Celiac Disease and Gluten Sensitivity

Celiac disease (CD) is a hereditary autoimmune response to the gluten proteins found in wheat, spelt, kamut, rye, triticale, barley, and perhaps oats. This means that when a person with celiac disease eats a gluten-containing food, the person’s immune system mistakes the gluten proteins as foreign invaders and produces an inflammatory response in the small intestine. The inflammation causes the intestinal villi (the finger-like projections responsible for nutrient absorption) to become flattened, greatly reducing absorption of nutrients from foods. A multitude of health problems can result. Celiac disease is also called sprue, non-tropical sprue, and gluten sensitive enteropathy. Individuals with CD must eat a gluten-free diet to recover. There is also non-celiac gluten sensitivity, which differs from CD in that flattening of the intestinal villi does not occur.  However, non-celiac gluten sensitivity can also have many manifestations of unwellness.

Celiac disease is thought to affect less than 1% of the American population, whereas gluten sensitivity has been estimated to affect as much as 35%[1]. As do people with CD, individuals with gluten sensitivity need to adhere to a gluten-free diet. And while there is the possibility of overcoming non-celiac gluten sensitivity, CD is considered a permanent condition, requiring maintenance of a gluten-free diet for life.

The treatment of CD and gluten sensitivity is the same. In this article, “gluten intolerance” will refer to both CD and non-celiac gluten sensitivity.

Symptoms of Gluten Intolerance

Many symptoms of gluten intolerance are related to malabsorption. Diarrhea or constipation, abdominal pain, flatulence, distended abdomen, and greasy foul-smelling stools can result from food not being absorbed in the small intestine and instead being fermented by colonic bacteria. However, not everyone with gluten intolerance suffers these intestinal symptoms. Other manifestations of malabsorption can be anemia (poor absorption of iron), osteoporosis (poor mineral and vitamin absorption), weight loss or weight gain, fatigue, depression, and infertility. An itchy skin rash, called dermatitis herpetiformis, is frequently associated with CD. One type of epilepsy is also linked to CD.

In addition to poor absorption, persons reactive to gluten may also have gut hyperpermeability, also known as “leaky gut.” It is unclear whether gluten is the cause of the hyperpermeability or whether hyperpermeability is what causes the gluten intolerance. In gut hyperpermeability, large molecules—molecules that would normally be excluded from the blood by the intestinal mucosa—enter the bloodstream. These can create an overwhelming load on the liver’s detoxification capability and can result in many forms of illness, such as headaches, joint pain, muscle pain, skin problems, mental illness, cognitive issues, and autoimmune diseases (e.g., type 1 diabetes, rheumatoid arthritis, Hashimoto’s thyroiditis, lupus).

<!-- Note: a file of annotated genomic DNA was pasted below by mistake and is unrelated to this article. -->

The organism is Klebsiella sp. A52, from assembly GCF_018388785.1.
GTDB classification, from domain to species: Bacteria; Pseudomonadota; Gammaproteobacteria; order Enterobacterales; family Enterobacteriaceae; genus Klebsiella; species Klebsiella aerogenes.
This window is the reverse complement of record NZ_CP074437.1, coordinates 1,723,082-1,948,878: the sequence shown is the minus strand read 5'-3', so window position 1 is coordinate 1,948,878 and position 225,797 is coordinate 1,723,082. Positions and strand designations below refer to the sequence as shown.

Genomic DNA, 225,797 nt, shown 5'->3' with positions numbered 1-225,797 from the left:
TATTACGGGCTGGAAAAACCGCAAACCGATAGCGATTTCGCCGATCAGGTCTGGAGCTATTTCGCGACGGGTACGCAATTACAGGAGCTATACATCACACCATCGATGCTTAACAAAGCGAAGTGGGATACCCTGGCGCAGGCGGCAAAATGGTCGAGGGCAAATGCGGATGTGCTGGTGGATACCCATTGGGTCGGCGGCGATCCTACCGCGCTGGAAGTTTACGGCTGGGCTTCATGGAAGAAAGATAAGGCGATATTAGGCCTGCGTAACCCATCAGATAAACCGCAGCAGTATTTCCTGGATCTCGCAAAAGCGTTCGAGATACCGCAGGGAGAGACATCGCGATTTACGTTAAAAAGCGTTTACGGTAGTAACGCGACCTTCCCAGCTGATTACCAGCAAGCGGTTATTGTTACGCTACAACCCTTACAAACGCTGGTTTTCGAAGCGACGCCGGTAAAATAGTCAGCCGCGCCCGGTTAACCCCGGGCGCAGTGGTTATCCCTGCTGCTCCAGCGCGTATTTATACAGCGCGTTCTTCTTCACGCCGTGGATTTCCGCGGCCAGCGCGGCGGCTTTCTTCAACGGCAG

New research is also finding that issues relating to digestion and absorption are only the tip of the gluten-sensitivity iceburg. In fact, it is estimated that for every person diagnosed with celiac disease, there are eight undiagnosed celiacs that show no signs of digestive issues.[2] So far gluten has been linked to 55 different diseases and for the majority of those with Celiac disease or gluten sensitivity, damage to the brain, heart, skin, respiratory tract or the joints is more likely than outright digestive issues.[3] Completely eliminating gluten from the diet is a great step for those suffering from symptoms with unknown causes.

Testing for Celiac Disease and Gluten Sensitivity

Blood tests are often used as first-stage testing in doctors’ offices. The common ones test for the presence of IgG and IgA antibodies produced by the body in response to the following:

  • gliadin (a gluten protein)
  • tissue transglutaminase (tTG; an enzyme produced in the body)
  • endomysium (connective tissue surrounding muscle)

Presence of these antibodies in the blood suggests the possibility of CD or gluten sensitivity; absence of these antibodies suggests the symptoms are not likely due to CD. However, if the subject has been eating a gluten-free diet, there may be no antibodies even if he or she has CD. Also, absence of antibodies does not rule out gluten sensitivity. A new, improved, more accurate blood test is available with a doctor’s prescription through Genova Diagnostics. For a physician referral list go to http://www.gdx.net  (1-800-522-4762). The test rules out the 10% to 15% of false negatives of the older test.

Cyrex Laboratories is a new lab offering four highly sensitive tests to identify Gluten Sensitivity and its complications. Their Wheat/Gluten Proteome Reactivity and Autoimmunity (Array 3 Test) is able to test for a broader range of the components that make up gluten rather than the standard single component used in other testing. This test is able to more accurately assess gluten tolerance/intolerance in a broader range of individuals. Their Gluten-Associated Sensitivity and Cross-Reactive Foods (Array 4 Test) is able to test for sensitivities to other foods that the body may be mistaking for gluten. This test can be helpful for the person who knows or suspects gluten is problematic for them, but has not seen improvements with a gluten-free diet. http://www.cyrexlabs.com (1-602-759-1245)